I fell in love with this ‘Juliet’ Rifle Paper Co. English Garden cotton canvas from Miss Matatabi as soon as I saw it and I just had to have some of the Amalfi sun girls quilting cotton as well. The only problem was that I have been solely making clothes this year and neither of these fabrics were really that suitable for any of the clothes I was planning to make. Soon after I was looking at my Instagram feed and I saw loads of versions of Kylie and the Machine’s Ida Clutch – and I knew that this would be the perfect project for the fabric. Amazingly the Ida Clutch is a free PDF pattern, and Kylie has some amazing step by step tutorials about constructing it.
I decided to make the Ida Clutch for my friend for her upcoming birthday (happy birthday!) and ordered the fabric. Shipping from Japan to NZ was very reasonable and pretty quick and Miss Matatabi sent it so beautifully tied with a fabric bow. Once my fabric arrived I quickly made the bag. Truthfully, I was entirely underwhelmed by my version of the Ida Clutch, and I felt like I’d just butchered this stunning fabric. My three reasons for this were that I’d used a cheap looking and barely coordinating zipper, my top stitching was below par, and the worst part was that I hadn’t considered my pattern placement when cutting out my outer bag pieces and it just didn’t look good enough to give as a gift. Grrrrr! I felt a bit sad about it for a few days, then I decided that I was going to make a fresh version.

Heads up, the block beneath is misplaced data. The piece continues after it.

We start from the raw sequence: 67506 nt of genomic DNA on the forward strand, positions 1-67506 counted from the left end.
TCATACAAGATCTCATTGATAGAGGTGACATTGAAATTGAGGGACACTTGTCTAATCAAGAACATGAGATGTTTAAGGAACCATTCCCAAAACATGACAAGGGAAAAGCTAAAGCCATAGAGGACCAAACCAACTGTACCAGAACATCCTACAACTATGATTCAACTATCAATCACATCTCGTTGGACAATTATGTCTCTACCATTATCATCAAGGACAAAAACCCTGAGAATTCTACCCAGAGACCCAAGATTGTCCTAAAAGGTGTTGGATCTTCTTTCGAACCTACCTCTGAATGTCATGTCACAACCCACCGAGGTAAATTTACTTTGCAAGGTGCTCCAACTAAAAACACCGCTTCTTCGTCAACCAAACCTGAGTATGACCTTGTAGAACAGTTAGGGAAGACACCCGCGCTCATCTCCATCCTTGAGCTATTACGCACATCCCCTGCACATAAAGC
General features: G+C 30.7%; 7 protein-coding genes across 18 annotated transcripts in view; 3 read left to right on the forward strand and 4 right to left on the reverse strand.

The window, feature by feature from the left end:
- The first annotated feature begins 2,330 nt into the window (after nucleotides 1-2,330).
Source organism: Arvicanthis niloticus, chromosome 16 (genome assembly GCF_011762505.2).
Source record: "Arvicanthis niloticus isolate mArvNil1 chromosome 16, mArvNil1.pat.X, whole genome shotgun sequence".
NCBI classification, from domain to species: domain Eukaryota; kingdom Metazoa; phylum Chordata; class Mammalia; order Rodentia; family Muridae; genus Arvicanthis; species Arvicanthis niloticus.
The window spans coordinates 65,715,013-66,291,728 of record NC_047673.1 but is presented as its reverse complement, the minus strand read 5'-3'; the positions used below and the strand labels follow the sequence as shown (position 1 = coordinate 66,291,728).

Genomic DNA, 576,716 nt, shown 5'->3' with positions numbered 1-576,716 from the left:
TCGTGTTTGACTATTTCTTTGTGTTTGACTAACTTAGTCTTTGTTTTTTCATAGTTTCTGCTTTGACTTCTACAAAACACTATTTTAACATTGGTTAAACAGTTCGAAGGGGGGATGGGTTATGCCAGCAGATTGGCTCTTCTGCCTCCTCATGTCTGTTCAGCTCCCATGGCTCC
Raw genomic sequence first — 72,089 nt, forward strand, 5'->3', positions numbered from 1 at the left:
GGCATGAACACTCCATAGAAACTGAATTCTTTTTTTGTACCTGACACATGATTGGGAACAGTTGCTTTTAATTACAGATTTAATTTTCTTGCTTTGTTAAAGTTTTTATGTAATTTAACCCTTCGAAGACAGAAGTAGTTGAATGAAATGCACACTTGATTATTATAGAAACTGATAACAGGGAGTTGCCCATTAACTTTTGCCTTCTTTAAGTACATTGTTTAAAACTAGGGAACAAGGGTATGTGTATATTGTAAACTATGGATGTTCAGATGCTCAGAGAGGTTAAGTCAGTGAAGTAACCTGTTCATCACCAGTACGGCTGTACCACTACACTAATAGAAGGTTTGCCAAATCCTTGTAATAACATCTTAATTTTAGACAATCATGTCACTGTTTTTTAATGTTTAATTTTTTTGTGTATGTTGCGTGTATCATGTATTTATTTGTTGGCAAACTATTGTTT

For version two I purchased a much nicer blue metallic gold zipper and a coordinating gold magnetic closure from two local craft stores. The big change for version two was that I waxed the outer pieces of the bag with my newly acquired Otter Wax that I found locally at Cactus Outdoor after a bit of Googling. Using the Otter Wax was both an exciting and scary process! I tried to read up lots online about how to work with it and procrastinated for a few days before giving it a go. First, I cut my two outer bag pieces out, and then I rubbed them relentlessly with the bar of wax until they seemed waxy all over. I have no idea if I used too much, not enough, or just the right amount of wax as I’m just not sure how to judge that…but it seems ok. My cotton canvas got a bit warped during the vigorous waxing process and at the time I felt gutted that I hadn’t used fusible interfacing before waxing it. Following the online tips about working with self-waxed fabric there is no way I’m ever ironing these pieces of fabric! I left the fabric to ‘cure’ for a day as per the Otter Wax instructions, and in this time bought some sew-in interfacing from my local Spotlight store.